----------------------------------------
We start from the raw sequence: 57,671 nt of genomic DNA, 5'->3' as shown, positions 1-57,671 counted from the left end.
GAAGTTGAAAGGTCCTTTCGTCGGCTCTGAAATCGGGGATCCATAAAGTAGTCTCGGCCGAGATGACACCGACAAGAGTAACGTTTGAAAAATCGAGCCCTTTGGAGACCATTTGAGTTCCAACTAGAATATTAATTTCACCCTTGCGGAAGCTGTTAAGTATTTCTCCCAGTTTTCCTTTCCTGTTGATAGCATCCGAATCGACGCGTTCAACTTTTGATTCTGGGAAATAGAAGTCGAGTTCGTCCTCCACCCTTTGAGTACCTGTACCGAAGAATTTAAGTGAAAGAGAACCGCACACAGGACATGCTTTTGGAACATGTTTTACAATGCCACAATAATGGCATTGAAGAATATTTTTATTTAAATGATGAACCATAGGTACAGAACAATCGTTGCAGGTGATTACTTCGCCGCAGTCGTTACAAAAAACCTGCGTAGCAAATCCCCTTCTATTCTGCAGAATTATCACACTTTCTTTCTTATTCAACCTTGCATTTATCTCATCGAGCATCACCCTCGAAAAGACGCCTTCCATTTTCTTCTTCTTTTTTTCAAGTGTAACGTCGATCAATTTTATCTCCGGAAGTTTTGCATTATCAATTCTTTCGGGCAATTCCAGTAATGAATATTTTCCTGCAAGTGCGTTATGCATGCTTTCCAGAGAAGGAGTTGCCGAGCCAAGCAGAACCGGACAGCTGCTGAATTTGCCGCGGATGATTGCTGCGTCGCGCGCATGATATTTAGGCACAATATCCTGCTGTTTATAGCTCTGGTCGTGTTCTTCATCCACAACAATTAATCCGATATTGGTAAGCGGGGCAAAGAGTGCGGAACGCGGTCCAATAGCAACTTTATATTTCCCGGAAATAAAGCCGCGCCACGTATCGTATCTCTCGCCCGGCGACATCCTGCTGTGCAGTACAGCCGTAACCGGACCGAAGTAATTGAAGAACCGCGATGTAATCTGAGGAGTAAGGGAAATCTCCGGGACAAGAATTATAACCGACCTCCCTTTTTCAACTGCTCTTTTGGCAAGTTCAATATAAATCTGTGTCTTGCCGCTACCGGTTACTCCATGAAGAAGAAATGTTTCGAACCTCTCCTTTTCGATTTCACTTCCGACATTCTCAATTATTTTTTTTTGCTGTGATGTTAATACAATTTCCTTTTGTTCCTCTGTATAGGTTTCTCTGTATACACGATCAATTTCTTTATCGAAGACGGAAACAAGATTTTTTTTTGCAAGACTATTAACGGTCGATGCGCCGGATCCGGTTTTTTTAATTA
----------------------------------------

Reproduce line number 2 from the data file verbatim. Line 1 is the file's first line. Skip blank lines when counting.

GAAGTTGAAAGGTCCTTTCGTCGGCTCTGAAATCGGGGATCCATAAAGTAGTCTCGGCCGAGATGACACCGACAAGAGTAACGTTTGAAAAATCGAGCCCTTTGGAGACCATTTGAGTTCCAACTAGAATATTAATTTCACCCTTGCGGAAGCTGTTAAGTATTTCTCCCAGTTTTCCTTTCCTGTTGATAGCATCCGAATCGACGCGTTCAACTTTTGATTCTGGGAAATAGAAGTCGAGTTCGTCCTCCACCCTTTGAGTACCTGTACCGAAGAATTTAAGTGAAAGAGAACCGCACACAGGACATGCTTTTGGAACATGTTTTACAATGCCACAATAATGGCATTGAAGAATATTTTTATTTAAATGATGAACCATAGGTACAGAACAATCGTTGCAGGTGATTACTTCGCCGCAGTCGTTACAAAAAACCTGCGTAGCAAATCCCCTTCTATTCTGCAGAATTATCACACTTTCTTTCTTATTCAACCTTGCATTTATCTCATCGAGCATCACCCTCGAAAAGACGCCTTCCATTTTCTTCTTCTTTTTTTCAAGTGTAACGTCGATCAATTTTATCTCCGGAAGTTTTGCATTATCAATTCTTTCGGGCAATTCCAGTAATGAATATTTTCCTGCAAGTGCGTTATGCATGCTTTCCAGAGAAGGAGTTGCCGAGCCAAGCAGAACCGGACAGCTGCTGAATTTGCCGCGGATGATTGCTGCGTCGCGCGCATGATATTTAGGCACAATATCCTGCTGTTTATAGCTCTGGTCGTGTTCTTCATCCACAACAATTAATCCGATATTGGTAAGCGGGGCAAAGAGTGCGGAACGCGGTCCAATAGCAACTTTATATTTCCCGGAAATAAAGCCGCGCCACGTATCGTATCTCTCGCCCGGCGACATCCTGCTGTGCAGTACAGCCGTAACCGGACCGAAGTAATTGAAGAACCGCGATGTAATCTGAGGAGTAAGGGAAATCTCCGGGACAAGAATTATAACCGACCTCCCTTTTTCAACTGCTCTTTTGGCAAGTTCAATATAAATCTGTGTCTTGCCGCTACCGGTTACTCCATGAAGAAGAAATGTTTCGAACCTCTCCTTTTCGATTTCACTTCCGACATTCTCAATTATTTTTTTTTGCTGTGATGTTAATACAATTTCCTTTTGTTCCTCTGTATAGGTTTCTCTGTATACACGATCAATTTCTTTATCGAAGACGGAAACAAGATTTTTTTTTGCAAGACTATTAACGGTCGATGCGCCGGATCCGGTTTTTTTAATTA